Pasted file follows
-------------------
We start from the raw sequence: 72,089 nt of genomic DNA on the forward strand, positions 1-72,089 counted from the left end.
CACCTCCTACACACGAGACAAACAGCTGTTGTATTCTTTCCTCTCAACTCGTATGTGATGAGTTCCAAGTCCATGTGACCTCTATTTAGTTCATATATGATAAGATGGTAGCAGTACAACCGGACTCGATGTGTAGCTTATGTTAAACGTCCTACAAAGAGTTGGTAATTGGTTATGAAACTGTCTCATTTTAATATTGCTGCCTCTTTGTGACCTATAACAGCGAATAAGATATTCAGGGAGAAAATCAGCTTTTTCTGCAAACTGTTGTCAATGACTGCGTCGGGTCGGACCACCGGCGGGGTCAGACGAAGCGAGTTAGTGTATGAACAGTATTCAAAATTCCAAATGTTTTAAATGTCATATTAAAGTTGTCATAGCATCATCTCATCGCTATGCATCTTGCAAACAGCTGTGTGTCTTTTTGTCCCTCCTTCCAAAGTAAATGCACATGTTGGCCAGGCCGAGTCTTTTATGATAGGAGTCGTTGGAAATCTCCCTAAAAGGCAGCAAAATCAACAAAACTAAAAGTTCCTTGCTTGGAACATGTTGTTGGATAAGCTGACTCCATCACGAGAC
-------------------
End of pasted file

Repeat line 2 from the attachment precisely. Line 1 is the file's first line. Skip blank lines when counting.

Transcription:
CACCTCCTACACACGAGACAAACAGCTGTTGTATTCTTTCCTCTCAACTCGTATGTGATGAGTTCCAAGTCCATGTGACCTCTATTTAGTTCATATATGATAAGATGGTAGCAGTACAACCGGACTCGATGTGTAGCTTATGTTAAACGTCCTACAAAGAGTTGGTAATTGGTTATGAAACTGTCTCATTTTAATATTGCTGCCTCTTTGTGACCTATAACAGCGAATAAGATATTCAGGGAGAAAATCAGCTTTTTCTGCAAACTGTTGTCAATGACTGCGTCGGGTCGGACCACCGGCGGGGTCAGACGAAGCGAGTTAGTGTATGAACAGTATTCAAAATTCCAAATGTTTTAAATGTCATATTAAAGTTGTCATAGCATCATCTCATCGCTATGCATCTTGCAAACAGCTGTGTGTCTTTTTGTCCCTCCTTCCAAAGTAAATGCACATGTTGGCCAGGCCGAGTCTTTTATGATAGGAGTCGTTGGAAATCTCCCTAAAAGGCAGCAAAATCAACAAAACTAAAAGTTCCTTGCTTGGAACATGTTGTTGGATAAGCTGACTCCATCACGAGAC